Financial analysts are required to disclose conflicts of interest (COI) in their research reports, but there is limited evidence on the effectiveness of COI disclosures. We investigate whether the influence of disclosing COI in analyst reports on investors' decision making depends on investment horizon. Experimental results show that short-term investors who view a COI disclosure are significantly less willing to invest in the recommended stock compared to short-term investors who do not view such a disclosure, while the presence of a COI disclosure does not significantly affect long-term investors' willingness to invest. Results further demonstrate that the COI disclosure decreases short-term investors' willingness to invest by reducing their perception of analysts' trustworthiness and expertness. This study provides evidence on when and how the COI disclosure can influence investors' behavior and enhances our understanding of investors' reactions to cautionary disclaimers.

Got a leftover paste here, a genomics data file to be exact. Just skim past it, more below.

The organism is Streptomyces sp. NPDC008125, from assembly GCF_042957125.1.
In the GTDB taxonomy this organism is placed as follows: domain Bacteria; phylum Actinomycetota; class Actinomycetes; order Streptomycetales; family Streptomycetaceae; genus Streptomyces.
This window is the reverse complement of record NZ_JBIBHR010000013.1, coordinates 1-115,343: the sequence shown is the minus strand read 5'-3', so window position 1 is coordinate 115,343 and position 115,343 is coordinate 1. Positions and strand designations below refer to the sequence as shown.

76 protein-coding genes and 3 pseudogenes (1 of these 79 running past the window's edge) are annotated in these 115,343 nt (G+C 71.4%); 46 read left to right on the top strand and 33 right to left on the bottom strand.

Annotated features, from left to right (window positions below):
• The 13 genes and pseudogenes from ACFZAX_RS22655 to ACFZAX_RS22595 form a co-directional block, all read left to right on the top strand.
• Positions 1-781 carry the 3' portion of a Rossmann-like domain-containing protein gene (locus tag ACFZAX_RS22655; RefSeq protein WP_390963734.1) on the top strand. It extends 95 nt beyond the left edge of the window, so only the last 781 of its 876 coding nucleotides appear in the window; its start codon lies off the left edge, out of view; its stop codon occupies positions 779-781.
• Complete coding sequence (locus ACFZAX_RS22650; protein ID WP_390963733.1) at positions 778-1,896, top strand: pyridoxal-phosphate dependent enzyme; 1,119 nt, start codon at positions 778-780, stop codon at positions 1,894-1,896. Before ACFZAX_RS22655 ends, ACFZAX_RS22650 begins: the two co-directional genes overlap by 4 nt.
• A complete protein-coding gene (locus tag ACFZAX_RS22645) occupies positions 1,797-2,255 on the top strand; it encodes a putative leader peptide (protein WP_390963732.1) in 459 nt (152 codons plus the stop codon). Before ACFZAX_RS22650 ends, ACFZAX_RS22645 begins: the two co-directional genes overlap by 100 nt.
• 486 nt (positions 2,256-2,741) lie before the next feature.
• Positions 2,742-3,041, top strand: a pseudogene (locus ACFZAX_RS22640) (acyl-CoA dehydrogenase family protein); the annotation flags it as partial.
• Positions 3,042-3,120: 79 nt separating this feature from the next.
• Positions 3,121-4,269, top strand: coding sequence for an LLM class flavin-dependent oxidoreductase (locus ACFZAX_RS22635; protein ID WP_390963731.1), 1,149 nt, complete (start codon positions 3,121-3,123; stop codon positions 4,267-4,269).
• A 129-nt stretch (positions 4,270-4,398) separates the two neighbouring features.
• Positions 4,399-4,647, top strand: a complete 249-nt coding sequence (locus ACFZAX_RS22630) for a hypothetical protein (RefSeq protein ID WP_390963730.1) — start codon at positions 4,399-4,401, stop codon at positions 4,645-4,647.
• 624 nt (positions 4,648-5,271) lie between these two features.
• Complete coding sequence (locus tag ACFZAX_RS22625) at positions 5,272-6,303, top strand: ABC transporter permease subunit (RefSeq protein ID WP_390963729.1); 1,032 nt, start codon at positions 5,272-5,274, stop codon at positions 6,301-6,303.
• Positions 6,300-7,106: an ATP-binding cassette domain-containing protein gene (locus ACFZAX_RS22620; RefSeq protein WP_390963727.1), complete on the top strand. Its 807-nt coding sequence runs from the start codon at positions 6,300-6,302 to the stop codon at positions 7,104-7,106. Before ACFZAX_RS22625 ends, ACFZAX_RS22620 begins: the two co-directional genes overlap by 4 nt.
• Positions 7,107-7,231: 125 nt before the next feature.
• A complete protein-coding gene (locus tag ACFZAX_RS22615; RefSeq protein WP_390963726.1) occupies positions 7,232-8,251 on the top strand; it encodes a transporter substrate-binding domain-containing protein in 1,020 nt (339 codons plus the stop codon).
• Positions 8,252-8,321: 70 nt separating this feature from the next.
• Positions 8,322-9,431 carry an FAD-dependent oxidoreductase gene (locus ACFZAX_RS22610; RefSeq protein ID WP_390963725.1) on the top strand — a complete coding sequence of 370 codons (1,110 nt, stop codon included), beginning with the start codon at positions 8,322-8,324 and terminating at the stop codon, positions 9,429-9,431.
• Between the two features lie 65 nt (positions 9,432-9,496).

Data Availability: Contact the authors.